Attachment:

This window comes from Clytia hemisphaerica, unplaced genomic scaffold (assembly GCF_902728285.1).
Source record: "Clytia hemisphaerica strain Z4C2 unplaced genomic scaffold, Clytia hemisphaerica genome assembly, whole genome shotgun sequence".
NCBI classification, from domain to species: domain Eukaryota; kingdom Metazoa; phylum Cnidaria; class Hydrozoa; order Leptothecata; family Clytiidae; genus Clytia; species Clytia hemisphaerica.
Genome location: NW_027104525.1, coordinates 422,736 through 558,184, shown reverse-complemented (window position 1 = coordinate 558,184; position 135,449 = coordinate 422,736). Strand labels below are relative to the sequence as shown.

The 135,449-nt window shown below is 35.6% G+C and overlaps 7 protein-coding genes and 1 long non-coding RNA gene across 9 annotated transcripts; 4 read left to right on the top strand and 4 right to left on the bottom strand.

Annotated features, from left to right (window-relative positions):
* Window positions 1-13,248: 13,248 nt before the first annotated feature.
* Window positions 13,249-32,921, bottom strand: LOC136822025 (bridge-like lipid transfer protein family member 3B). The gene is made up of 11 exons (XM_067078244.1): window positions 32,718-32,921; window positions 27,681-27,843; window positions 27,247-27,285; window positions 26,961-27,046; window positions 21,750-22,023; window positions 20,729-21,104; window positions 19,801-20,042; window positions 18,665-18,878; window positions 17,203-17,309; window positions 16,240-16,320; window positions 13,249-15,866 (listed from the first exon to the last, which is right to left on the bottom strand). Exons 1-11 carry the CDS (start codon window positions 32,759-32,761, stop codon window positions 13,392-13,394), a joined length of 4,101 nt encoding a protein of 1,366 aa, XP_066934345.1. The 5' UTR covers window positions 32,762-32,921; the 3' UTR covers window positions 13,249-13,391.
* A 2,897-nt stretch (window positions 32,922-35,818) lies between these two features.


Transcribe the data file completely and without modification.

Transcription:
This window comes from Clytia hemisphaerica, unplaced genomic scaffold (assembly GCF_902728285.1).
Source record: "Clytia hemisphaerica strain Z4C2 unplaced genomic scaffold, Clytia hemisphaerica genome assembly, whole genome shotgun sequence".
NCBI classification, from domain to species: domain Eukaryota; kingdom Metazoa; phylum Cnidaria; class Hydrozoa; order Leptothecata; family Clytiidae; genus Clytia; species Clytia hemisphaerica.
Genome location: NW_027104525.1, coordinates 422,736 through 558,184, shown reverse-complemented (window position 1 = coordinate 558,184; position 135,449 = coordinate 422,736). Strand labels below are relative to the sequence as shown.

The 135,449-nt window shown below is 35.6% G+C and overlaps 7 protein-coding genes and 1 long non-coding RNA gene across 9 annotated transcripts; 4 read left to right on the top strand and 4 right to left on the bottom strand.

Annotated features, from left to right (window-relative positions):
* Window positions 1-13,248: 13,248 nt before the first annotated feature.
* Window positions 13,249-32,921, bottom strand: LOC136822025 (bridge-like lipid transfer protein family member 3B). The gene is made up of 11 exons (XM_067078244.1): window positions 32,718-32,921; window positions 27,681-27,843; window positions 27,247-27,285; window positions 26,961-27,046; window positions 21,750-22,023; window positions 20,729-21,104; window positions 19,801-20,042; window positions 18,665-18,878; window positions 17,203-17,309; window positions 16,240-16,320; window positions 13,249-15,866 (listed from the first exon to the last, which is right to left on the bottom strand). Exons 1-11 carry the CDS (start codon window positions 32,759-32,761, stop codon window positions 13,392-13,394), a joined length of 4,101 nt encoding a protein of 1,366 aa, XP_066934345.1. The 5' UTR covers window positions 32,762-32,921; the 3' UTR covers window positions 13,249-13,391.
* A 2,897-nt stretch (window positions 32,922-35,818) lies between these two features.